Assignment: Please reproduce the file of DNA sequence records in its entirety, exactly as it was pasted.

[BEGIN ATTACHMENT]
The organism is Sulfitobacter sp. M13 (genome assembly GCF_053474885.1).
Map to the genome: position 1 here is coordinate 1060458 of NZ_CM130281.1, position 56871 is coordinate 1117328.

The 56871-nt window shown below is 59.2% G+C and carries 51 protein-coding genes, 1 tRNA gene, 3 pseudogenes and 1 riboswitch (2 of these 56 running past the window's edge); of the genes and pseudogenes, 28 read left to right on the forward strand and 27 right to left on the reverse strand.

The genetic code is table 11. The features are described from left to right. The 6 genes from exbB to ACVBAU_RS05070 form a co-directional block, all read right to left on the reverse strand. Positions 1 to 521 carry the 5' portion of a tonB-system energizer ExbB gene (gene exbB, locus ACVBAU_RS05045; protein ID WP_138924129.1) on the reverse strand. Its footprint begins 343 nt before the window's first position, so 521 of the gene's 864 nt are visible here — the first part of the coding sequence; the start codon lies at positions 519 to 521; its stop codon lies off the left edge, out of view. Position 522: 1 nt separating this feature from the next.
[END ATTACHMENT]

The organism is Sulfitobacter sp. M13 (genome assembly GCF_053474885.1).
Map to the genome: position 1 here is coordinate 1060458 of NZ_CM130281.1, position 56871 is coordinate 1117328.

The 56871-nt window shown below is 59.2% G+C and carries 51 protein-coding genes, 1 tRNA gene, 3 pseudogenes and 1 riboswitch (2 of these 56 running past the window's edge); of the genes and pseudogenes, 28 read left to right on the forward strand and 27 right to left on the reverse strand.

The genetic code is table 11. The features are described from left to right. The 6 genes from exbB to ACVBAU_RS05070 form a co-directional block, all read right to left on the reverse strand. Positions 1 to 521 carry the 5' portion of a tonB-system energizer ExbB gene (gene exbB, locus ACVBAU_RS05045; protein ID WP_138924129.1) on the reverse strand. Its footprint begins 343 nt before the window's first position, so 521 of the gene's 864 nt are visible here — the first part of the coding sequence; the start codon lies at positions 519 to 521; its stop codon lies off the left edge, out of view. Position 522: 1 nt separating this feature from the next.